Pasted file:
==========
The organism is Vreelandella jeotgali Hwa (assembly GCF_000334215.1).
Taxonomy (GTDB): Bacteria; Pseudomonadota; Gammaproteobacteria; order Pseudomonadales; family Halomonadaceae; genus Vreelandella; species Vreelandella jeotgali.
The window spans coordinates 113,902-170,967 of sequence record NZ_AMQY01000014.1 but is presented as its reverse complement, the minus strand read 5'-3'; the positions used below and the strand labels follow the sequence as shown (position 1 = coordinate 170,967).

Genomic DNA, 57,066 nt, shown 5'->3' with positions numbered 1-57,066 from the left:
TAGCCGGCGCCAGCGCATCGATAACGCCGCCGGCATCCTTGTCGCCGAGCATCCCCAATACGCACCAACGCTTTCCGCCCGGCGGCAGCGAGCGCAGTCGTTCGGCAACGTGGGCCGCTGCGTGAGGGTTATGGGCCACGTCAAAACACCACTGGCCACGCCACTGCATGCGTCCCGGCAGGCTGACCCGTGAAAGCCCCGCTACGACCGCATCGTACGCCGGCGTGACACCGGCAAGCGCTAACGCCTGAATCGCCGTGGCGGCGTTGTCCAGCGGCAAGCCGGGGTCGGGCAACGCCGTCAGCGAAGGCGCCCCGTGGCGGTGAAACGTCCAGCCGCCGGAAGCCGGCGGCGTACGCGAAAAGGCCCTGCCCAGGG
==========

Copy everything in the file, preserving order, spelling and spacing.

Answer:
The organism is Vreelandella jeotgali Hwa (assembly GCF_000334215.1).
Taxonomy (GTDB): Bacteria; Pseudomonadota; Gammaproteobacteria; order Pseudomonadales; family Halomonadaceae; genus Vreelandella; species Vreelandella jeotgali.
The window spans coordinates 113,902-170,967 of sequence record NZ_AMQY01000014.1 but is presented as its reverse complement, the minus strand read 5'-3'; the positions used below and the strand labels follow the sequence as shown (position 1 = coordinate 170,967).

Genomic DNA, 57,066 nt, shown 5'->3' with positions numbered 1-57,066 from the left:
TAGCCGGCGCCAGCGCATCGATAACGCCGCCGGCATCCTTGTCGCCGAGCATCCCCAATACGCACCAACGCTTTCCGCCCGGCGGCAGCGAGCGCAGTCGTTCGGCAACGTGGGCCGCTGCGTGAGGGTTATGGGCCACGTCAAAACACCACTGGCCACGCCACTGCATGCGTCCCGGCAGGCTGACCCGTGAAAGCCCCGCTACGACCGCATCGTACGCCGGCGTGACACCGGCAAGCGCTAACGCCTGAATCGCCGTGGCGGCGTTGTCCAGCGGCAAGCCGGGGTCGGGCAACGCCGTCAGCGAAGGCGCCCCGTGGCGGTGAAACGTCCAGCCGCCGGAAGCCGGCGGCGTACGCGAAAAGGCCCTGCCCAGGG